Jodoworsky, Psychomagic, My Little Experiment

Posted: February 10, 2011 in Uncategorized

My whole trip in doing the Occult Skeptic blog, and the Occult Skeptic lifestyle is to practice what Jodoworsky calls psychomagic. Psychmagic is essentially, performance as therapy. It is also highly suggestive about what the appeal and utility of ritual holds for so many.

Rituals change minds. Minds change worlds.

Thats the bottom line. Jodoworski also draws a continuity between this kind of thinking and art. Once again a pattern is emerging in my approach.

I would challenge any of my occultist critics, who I think have merely read and misunderstood the name of the blog, that I am following an established mystical path.

I practice mindfulness meditation. I use rituals to influence my thoughts, used by both Tibetan buddhists and Satanists as a plain jain down to earth way to exert some control. I also agree with occultist, wizard, and author Alan Moore in his argument of the continuity between art and magic.

Yes I am an atheist, and a skeptic. I don’t believe anything I do in these experiments with esoterics will result in me levitating in the lotus posture, or allow me to walk through walls, or any of that crap except as metaphor. Though I am so fond of the metaphor that I believe I can learn from those who do believe this way.

I believe that art changes minds. And minds change worlds.

Anyways. Here is an awesome video of Jodoworsky, who is also from my homeland of Chile. I embrace Jodoworsky as my favorite Chilean celebrity wholeheartedly.


  1. Hassan-I Sabbah says:

    The Tibetan Buddhist/Shamans seriously know what’s up. Ever read anything about Deity Yoga. Pretty serious stuff. Even Jung warned of the dangers of it.

  2. mindcore says:

    I don’t know much about it actually. I would love to hear from you more about it, Hassan I-Sabbah. Would you indulge me?

    • Hassan-I Sabbah says:

      I’ve only read a little about it. Essentially, you use various visualization techniques directed towards a deity until there is a non-duality between you and the deity (or Buddha, you could say). The Buddha’s habits, thoughts, feelings, compassion, and love replace those of your own. In other words you become the Buddha.

      Here is what Jeffery Hopkins, an author of a book on Tibetan Tantra, relayed about Jung’s thoughts on the practice :” The misuse of deity yoga can lead to exaggerating the sense of inherent existence of oneself and thereby one’s self-importance such that, far from becoming more helpful to others, one becomes insufferable.”

      I just feel that the “magic” of Mahayana and Theravada was lost centuries ago but was found again when the Tibetans mixed Buddhist metaphysics with the indigenous Shamanic practices of their culture.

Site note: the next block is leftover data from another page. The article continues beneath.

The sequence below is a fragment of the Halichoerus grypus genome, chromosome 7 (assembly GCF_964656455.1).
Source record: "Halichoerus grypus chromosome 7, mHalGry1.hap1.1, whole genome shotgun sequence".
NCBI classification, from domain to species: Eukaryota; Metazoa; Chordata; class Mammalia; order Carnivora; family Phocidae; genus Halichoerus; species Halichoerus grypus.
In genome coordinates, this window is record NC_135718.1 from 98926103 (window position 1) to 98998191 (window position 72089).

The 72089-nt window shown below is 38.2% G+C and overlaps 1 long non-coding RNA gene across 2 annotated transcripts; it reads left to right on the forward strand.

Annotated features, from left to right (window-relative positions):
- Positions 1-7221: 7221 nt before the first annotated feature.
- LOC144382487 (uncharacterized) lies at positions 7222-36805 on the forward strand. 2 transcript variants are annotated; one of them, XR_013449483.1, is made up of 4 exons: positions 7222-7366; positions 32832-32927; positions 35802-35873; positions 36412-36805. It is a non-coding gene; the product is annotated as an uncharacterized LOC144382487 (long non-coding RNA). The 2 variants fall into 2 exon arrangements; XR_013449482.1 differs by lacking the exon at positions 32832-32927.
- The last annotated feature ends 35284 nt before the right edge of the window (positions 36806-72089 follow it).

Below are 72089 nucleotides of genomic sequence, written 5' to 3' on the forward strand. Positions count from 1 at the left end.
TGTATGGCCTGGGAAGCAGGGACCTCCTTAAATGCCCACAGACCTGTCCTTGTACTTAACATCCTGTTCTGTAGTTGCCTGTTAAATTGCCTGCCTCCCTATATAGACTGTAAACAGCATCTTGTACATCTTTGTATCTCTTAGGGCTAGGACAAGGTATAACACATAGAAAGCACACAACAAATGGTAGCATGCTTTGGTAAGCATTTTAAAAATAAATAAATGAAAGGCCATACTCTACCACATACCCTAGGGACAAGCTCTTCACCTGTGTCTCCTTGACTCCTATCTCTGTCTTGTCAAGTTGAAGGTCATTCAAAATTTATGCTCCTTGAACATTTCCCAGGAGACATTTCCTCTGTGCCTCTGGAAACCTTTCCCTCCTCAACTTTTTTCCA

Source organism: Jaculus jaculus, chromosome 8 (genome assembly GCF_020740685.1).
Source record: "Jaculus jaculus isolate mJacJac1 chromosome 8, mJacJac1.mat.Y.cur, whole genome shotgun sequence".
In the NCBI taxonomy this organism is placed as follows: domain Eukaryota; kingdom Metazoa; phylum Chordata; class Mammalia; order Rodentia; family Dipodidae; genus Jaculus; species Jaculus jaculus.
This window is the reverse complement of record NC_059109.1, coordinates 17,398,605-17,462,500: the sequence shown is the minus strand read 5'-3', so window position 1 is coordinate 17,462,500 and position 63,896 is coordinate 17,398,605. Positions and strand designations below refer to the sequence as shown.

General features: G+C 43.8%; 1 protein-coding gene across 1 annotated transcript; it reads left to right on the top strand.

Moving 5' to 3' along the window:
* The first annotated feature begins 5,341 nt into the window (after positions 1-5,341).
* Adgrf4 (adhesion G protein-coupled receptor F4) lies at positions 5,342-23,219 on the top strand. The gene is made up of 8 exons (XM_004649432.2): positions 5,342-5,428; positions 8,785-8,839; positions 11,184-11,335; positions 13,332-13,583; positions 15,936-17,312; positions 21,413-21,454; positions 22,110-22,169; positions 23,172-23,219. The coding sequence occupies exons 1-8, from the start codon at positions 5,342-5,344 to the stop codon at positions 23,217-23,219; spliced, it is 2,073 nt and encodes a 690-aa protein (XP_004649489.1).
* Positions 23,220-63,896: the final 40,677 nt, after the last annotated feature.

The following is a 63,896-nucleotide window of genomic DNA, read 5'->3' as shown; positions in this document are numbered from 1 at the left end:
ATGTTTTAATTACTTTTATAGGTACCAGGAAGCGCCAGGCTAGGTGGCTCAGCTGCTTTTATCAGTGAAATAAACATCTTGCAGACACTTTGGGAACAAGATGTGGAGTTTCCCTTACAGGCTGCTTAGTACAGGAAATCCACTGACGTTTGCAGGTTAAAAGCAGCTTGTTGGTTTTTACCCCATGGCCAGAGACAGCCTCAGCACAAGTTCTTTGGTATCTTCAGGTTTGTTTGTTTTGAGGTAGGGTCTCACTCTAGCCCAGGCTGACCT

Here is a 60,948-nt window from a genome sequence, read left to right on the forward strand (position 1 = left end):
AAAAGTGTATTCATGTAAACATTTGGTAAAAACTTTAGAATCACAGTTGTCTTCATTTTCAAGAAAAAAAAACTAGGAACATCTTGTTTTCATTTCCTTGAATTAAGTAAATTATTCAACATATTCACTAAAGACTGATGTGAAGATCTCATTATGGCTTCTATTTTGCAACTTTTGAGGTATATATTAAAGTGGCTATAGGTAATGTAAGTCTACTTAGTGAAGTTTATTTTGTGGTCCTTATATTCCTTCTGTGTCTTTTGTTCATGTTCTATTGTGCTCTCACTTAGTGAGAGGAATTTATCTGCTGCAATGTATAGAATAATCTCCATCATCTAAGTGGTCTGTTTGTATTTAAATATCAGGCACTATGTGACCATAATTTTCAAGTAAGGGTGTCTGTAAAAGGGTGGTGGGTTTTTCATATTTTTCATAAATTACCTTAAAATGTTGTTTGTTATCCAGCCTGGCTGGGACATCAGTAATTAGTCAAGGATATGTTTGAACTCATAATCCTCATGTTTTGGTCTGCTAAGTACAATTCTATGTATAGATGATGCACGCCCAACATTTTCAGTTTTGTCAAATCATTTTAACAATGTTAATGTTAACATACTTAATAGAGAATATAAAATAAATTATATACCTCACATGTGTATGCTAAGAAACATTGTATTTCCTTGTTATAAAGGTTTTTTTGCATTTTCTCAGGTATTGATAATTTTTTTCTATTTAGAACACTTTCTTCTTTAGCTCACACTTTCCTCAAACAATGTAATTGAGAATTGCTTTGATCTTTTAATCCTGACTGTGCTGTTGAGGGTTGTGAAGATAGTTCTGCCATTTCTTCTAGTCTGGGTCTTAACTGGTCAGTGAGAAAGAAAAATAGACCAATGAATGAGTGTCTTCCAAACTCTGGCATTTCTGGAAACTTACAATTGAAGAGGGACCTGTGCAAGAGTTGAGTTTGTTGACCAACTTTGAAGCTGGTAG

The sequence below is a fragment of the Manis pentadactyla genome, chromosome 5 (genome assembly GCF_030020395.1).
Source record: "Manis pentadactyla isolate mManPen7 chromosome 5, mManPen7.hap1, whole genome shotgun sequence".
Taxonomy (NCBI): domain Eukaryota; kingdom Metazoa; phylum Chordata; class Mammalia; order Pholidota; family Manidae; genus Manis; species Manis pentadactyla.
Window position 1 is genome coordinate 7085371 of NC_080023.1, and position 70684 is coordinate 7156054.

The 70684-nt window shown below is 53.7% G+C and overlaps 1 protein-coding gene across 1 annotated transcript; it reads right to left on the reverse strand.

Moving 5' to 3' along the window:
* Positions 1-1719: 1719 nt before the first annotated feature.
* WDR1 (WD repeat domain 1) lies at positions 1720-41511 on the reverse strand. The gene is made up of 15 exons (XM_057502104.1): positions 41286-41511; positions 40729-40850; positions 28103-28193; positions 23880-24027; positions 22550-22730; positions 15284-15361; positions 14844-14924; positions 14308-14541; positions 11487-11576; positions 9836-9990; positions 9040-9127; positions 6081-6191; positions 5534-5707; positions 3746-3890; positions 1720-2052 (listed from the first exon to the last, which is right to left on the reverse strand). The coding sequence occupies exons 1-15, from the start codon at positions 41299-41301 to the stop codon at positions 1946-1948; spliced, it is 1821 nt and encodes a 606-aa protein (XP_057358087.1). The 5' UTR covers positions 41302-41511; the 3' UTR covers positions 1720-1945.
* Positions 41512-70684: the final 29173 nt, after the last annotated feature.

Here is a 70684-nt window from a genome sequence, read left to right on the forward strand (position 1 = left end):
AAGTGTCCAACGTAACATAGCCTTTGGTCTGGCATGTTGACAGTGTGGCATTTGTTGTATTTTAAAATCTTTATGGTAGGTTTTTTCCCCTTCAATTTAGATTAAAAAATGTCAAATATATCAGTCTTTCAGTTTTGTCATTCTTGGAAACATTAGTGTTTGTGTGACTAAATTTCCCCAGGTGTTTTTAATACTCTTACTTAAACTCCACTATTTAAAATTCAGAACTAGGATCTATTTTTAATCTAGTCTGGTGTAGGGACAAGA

3. mindcore says:

    I think this sounds like a wonderful practice. Something I am likely to try. I can understand Jung’s warning, but truthfully with any kind of occult work delusions of grandeur are a risk, you have to just be wary of it and be prepared of it. I definitely went through a lot of this kind of thing when I was a teenager and engaging in practice without adult guidance. But it also happened in my Christian days and I had guidance then.

    Listening to my favorite podcast, Speech in the Silence (a Thelemite podcats) David Schumaker says that part of the justification for the existence of the O.T.O. is that one can go crazy doing occult stuff. To have a community of peers to help reign you in. I laughed and thought, my atheist friends will do this for me.

    I am sure if I tried to go to my atheist meetings declaring myself a boddhisatva and asking my friends to prostrate themselves before me, I would quickly get reigned in. lol.

    • Hassan-I Sabbah says:

      As far as going crazy doing magick, the one thing that scares me is the idea of coming under magickal attack. I have heard this described as the most extreme level of paranoia that one can undergo. It may be necessary to have a psychiatrist available as I do. We have been talking about the agnosticization of occult methods lately.

      Have you ever read Cosmic Trigger by Robert Anton Wilson? In a nutshell, all this freaky occult stuff was happening to him like seeing aliens, seeing gods, getting messages from Sirius. In the end he still considered himself an agnostic because he thought all these phenomena were just brain chatter. That’s my current goal with the Occult right now: to use ritual technology as a means of getting rid of faulty programs in the mind.

  4. mindcore says:

    You and I have this central point in common. I will have to read Cosmic Trigger. That sounds like a good book.

    I have read very little occult stuff in the last 10 years. I am re-reading that book life forces and I am currently reading a book about the Tarot.

    I have a friend who is a pretty hard core Shaman. I consider him to be both a magic(k)al mentor and partner. I have been reading extensively about meditation, which was probably my “gateway drug” back into occultism.

    One of my challenges is that I struggle to find time to read, though I am always reading several books, albeit slowly.

    I love podcasts and have been getting one hell of a primer from these two Thelemite Podcasts called Speech in the Silence, and Thelema Now!

    I also listen to Druidcast from the OBOD. And I have just recently gotten into another podcast called Alchemically Brain Damaged, which is a wonderful show and shares the same perspective as you and I have on occult practice.

    I will post a link. It is also a blog, but I have only listened to the podcasts.

    Alchemically Brain Damaged:

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